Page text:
8. Boot VM from Windows Installation disk an go to recovery console and select command prompt.
  9. Use diskpart as described below:
    • DISKPART (to open the partition utility),
    • LIST DISK (disk number(s) will be shown),
    • SELECT DISK n (where n is the number of the disk - probably 0),
    • LIST PARTITION (partition number(s) will be shown),
    • SELECT PARTITION n (where n is the number of the Primary partition you wish to make Active),
    • ACTIVE (the selected partition on the selected disk will be made Active),
    • EXIT (to exit DiskPart),
    • EXIT (to exit the Command Prompt),
    • Restart computer.
  10. Repeat step 8. 11.Rebuild MBR, as described bellow, ie:
    • bootrec /fixboot,
    • bootrec /fixmbr,
    • bootrec /rebuildbcd.
  11. Exit command prompt.
  12. Use Recovery options to restore windows system files (Both partial recovery and advanced recovery options may me used).
  13. Repeat 13 until VM boots from your VHD.
  • 1
    Thank you for an answer, but please review "Mark the disk av" and try to provide better quality answer next time.
    – g2mk
    Dec 30, 2015 at 12:26
  • What does "13. Repeat 13 until VM boots from your VHD" mean? Evidently there is a problem with the step numbers, but I can't tell what step must actually be meant.
    – Reg Edit
    Feb 6, 2021 at 18:43

DISKPART (to open the partition utility)

LIST DISK (disk number(s) will be shown)

SELECT DISK n (where n is the number of the disk - probably 0)

LIST PARTITION (partition number(s) will be shown)

SELECT PARTITION n (where n is the number of the Primary partition you wish to make Active)

ACTIVE (the selected partition on the selected disk will be made Active)

EXIT (to exit DiskPart)

EXIT (to exit the Command Prompt)

Restart computer.

  • 7
    The the Partition is marked as active but not as Boot Disk. There is a flag called "Boot Disk" and has value no but in well working systems this flag is always set to yes.
    – kockiren
    May 18, 2013 at 5:30
  • add a screenshot for detail partition, that would say active or not.
    – barlop
    May 18, 2013 at 12:00

While attempting to load Windows Server 2003 on a new drive of my Windows 7 machine, I somehow wiped out the boot on the Windows 7 drive.

Windows could not start because of a computer disk hardware configuration problem

After three days of poking around, I was able to use the following steps to correct the issue:

  1. Boot from Windows 7 Install Disk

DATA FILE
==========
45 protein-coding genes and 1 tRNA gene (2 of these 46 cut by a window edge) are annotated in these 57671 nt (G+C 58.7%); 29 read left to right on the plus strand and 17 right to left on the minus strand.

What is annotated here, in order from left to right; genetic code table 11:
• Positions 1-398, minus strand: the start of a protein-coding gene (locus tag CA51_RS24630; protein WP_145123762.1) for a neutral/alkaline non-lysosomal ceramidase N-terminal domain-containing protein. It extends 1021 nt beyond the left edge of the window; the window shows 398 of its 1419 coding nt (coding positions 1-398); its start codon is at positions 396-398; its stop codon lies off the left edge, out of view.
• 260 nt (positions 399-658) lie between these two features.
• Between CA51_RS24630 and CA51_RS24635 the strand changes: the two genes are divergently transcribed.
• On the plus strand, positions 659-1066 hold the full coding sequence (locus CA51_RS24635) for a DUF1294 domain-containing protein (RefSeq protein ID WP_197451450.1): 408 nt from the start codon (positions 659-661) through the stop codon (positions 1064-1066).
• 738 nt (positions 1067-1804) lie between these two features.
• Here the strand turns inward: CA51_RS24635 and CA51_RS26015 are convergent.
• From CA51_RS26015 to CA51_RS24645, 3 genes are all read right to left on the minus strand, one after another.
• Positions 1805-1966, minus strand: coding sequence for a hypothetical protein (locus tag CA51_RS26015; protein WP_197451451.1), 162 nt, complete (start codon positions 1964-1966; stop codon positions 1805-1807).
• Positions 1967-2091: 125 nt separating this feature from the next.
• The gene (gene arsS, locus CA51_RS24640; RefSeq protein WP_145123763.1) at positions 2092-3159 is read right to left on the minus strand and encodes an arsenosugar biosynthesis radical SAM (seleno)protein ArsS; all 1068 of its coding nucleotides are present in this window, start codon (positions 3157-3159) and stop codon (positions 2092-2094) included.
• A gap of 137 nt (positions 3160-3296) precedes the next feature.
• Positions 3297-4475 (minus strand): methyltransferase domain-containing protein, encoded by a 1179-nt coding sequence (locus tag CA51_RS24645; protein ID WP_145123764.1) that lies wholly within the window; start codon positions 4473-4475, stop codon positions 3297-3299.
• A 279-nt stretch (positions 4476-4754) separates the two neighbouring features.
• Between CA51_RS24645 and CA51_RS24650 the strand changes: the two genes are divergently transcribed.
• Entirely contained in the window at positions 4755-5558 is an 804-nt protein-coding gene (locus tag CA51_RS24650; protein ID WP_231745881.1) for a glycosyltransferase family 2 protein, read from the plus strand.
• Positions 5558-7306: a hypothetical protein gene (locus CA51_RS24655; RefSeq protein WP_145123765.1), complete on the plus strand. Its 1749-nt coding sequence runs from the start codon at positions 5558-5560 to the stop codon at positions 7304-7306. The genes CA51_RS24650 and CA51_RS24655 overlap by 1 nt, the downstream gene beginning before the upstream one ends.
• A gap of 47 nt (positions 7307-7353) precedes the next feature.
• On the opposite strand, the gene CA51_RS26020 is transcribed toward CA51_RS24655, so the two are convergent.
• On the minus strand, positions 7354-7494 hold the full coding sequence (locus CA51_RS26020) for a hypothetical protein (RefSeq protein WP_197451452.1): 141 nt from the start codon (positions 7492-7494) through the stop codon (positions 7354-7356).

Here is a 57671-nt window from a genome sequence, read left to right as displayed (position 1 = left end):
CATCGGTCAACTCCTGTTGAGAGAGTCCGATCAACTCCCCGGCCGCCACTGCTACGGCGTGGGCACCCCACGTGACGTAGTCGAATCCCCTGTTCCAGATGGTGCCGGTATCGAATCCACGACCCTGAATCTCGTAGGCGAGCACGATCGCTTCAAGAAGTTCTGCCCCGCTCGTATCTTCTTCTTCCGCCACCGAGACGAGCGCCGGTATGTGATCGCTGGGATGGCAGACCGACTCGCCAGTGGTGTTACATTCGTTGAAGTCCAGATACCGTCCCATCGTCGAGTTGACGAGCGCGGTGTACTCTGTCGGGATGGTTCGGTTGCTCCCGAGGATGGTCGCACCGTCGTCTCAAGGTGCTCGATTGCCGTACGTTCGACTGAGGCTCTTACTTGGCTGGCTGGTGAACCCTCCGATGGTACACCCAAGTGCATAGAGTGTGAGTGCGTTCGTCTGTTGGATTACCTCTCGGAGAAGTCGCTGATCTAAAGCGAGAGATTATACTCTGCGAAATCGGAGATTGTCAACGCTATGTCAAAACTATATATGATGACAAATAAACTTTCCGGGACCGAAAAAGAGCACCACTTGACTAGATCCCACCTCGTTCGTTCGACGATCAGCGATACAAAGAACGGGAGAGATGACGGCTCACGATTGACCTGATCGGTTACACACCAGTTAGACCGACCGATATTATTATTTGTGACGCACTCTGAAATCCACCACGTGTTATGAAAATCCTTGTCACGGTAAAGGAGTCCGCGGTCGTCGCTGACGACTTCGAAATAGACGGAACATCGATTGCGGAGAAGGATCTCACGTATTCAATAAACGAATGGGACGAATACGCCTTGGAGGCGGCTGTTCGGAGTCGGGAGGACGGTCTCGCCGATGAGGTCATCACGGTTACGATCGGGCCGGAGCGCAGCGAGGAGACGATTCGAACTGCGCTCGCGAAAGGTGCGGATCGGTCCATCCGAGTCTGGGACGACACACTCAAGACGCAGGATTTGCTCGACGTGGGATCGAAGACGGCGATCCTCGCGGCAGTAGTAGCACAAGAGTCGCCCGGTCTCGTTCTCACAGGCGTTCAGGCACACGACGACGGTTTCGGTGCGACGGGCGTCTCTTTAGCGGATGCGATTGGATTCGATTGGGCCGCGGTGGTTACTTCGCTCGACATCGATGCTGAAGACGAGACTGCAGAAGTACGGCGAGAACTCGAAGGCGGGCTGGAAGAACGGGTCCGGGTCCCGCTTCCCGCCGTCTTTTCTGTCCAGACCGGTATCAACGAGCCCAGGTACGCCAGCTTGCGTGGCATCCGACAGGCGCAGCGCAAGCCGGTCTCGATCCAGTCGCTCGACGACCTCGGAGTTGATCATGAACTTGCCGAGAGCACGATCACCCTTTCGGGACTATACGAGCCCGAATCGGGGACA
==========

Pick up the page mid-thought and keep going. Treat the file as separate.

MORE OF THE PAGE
2. Select "Repair" Option
  3. Select "Startup Repair" (this will run but not find any issues)
  4. Select Advanced Options to get to "Command Prompt"
  5. bootsect /nt60 SYS
  6. Restart the computer normally
  • This is an answer to a different question ...
    – DavidPostill
    Nov 19, 2016 at 11:05

The only solution for me was to write the Minitool Partition Wizard BootCD (or Gparted) to USB using MultiBootUSB(or YUMI) utility.


I realize that this is an old thread, however . . .

Steps 9 and 10 above by g2mk worked for me when I needed to slide a Win81 partition to the unallocated space at the front of the drive, because . . .

I originally had XP in partition0, then I installed Win81 (aka Dual Boot) and it installed Win81 to partition1. Btw, there's a procedure to remove the old Microsoft partition0 OS elsewhere on the web (says for Win7)(btw,you can use gparted to set Win81 as Boot, which equals Active via Diskpart). Then I used Gparted to slide the Win81 partition over the unallocated space. Then I needed to use Steps 9 and 10 above to get rid of 0xc000025 on winload.exe and be able to boot into Win81 on the HDD.

Btw, unless I'm missing something, everyone should note that as written, these procedures are for Windows installed on a MBR disk (ie. not for Windows installed onto a GPT disk on UEFI hardware).


Regards . . .

  • Welcome to Super User! On this Q&A site we try to provide good answers to questions people post. Part of a good answer is including all the steps required to making your answer work. Referencing to someone else's answer by saying 'above' isn't enough because the order of answers on Stack Overflow is not fixed. Please include the steps you are referring to in your own post. Providing credit by linking to the answer you're referring to is never a problem, of course!
    – Cas
    Oct 10, 2016 at 13:43